War Room has set another milestone.
Stephen Kendrick and his brother Alex made waves in a big way when their second film, Facing the Giants, grossed $10 million nationwide despite being produced on a shoestring by an almost all-volunteer crew. Their next two films were even bigger successes, and now their fifth film — War Room, produced for a reported $3 million — has earned over $50 million in its first four weeks. It has also earned a place in the history books as the first Evangelical Christian movie to be #1 at the box office.
Filmmaking is a family affair for many writers, directors and producers. One thinks of the Coens, the Wachowskis, the Farrellys, and other siblings who collaborate on films. This phenomenon extends even to the Christian filmmaking subculture, with fraternal teams like Alex and Stephen Kendrick (Courageous), Bobby and Kevin Downes (The Moment After) and Jon and Andrew Erwin (Moms’ Night Out).
In my review of God’s Not Dead, I made a point of contrasting the “Christian ghetto” approach of that film with the more open-minded “Christian niche” approach of films like the ones made by Alex and Stephen Kendrick (Flywheel, Facing the Giants, Fireproof and Courageous).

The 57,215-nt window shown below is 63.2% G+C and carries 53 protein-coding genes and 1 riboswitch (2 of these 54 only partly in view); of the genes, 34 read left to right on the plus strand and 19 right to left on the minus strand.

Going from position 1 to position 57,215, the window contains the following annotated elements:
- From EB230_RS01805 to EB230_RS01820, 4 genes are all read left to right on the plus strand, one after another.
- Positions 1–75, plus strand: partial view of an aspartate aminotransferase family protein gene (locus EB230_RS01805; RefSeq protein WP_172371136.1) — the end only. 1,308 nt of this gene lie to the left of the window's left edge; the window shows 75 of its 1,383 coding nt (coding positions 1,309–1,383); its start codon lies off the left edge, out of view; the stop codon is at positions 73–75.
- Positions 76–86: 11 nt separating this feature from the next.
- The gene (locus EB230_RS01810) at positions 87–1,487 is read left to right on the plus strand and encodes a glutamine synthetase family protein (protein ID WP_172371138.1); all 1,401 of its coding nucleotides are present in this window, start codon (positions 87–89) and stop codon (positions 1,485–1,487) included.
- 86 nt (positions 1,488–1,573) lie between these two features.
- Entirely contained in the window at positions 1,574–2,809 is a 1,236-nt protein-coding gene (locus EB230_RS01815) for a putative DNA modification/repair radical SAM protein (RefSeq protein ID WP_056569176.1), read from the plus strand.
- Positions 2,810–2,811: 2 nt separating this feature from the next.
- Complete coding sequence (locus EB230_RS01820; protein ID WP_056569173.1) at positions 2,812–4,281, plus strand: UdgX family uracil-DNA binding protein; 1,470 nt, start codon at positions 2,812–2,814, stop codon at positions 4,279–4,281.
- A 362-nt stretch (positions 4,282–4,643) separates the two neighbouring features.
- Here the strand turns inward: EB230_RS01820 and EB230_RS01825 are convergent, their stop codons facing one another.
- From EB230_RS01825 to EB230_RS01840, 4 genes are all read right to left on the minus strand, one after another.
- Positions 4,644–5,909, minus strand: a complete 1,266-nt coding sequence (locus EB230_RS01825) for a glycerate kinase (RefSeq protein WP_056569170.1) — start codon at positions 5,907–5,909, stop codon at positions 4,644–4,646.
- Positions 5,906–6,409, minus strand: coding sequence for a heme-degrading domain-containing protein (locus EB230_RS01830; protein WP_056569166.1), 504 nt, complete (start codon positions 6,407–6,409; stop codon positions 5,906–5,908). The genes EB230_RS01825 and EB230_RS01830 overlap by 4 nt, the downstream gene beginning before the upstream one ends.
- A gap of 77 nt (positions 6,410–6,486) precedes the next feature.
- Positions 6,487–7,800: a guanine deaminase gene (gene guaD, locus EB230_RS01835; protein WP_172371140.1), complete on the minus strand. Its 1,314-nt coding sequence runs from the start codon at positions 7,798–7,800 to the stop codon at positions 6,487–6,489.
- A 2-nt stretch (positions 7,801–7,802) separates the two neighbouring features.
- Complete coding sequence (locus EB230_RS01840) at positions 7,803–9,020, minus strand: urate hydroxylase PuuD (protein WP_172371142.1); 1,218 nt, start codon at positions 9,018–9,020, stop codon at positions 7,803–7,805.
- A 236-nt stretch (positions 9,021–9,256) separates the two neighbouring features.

So I figured it might be good to round up the various articles that I have written about the Kendricks and their films; the list includes two op-ed pieces, a review, and several interviews with the filmmakers and their collaborators.
Warning: This review will discuss several major spoilers, including the ending.
Christian films have a bad reputation, and it is often quite justified. But as one who has been involved with church-drama ministries and the like, I have never been able to dismiss the genre entirely. And that’s why I have made a point of trying to look for the positive elements in films like, say, the ones produced by the Kendrick brothers (Facing the Giants, Fireproof, Courageous).
As I have argued before, there is nothing wrong with a Christian “niche”. Christians, like other groups of people, have special needs and interests, and sometimes they require special kinds of films that people outside our community won’t “get”.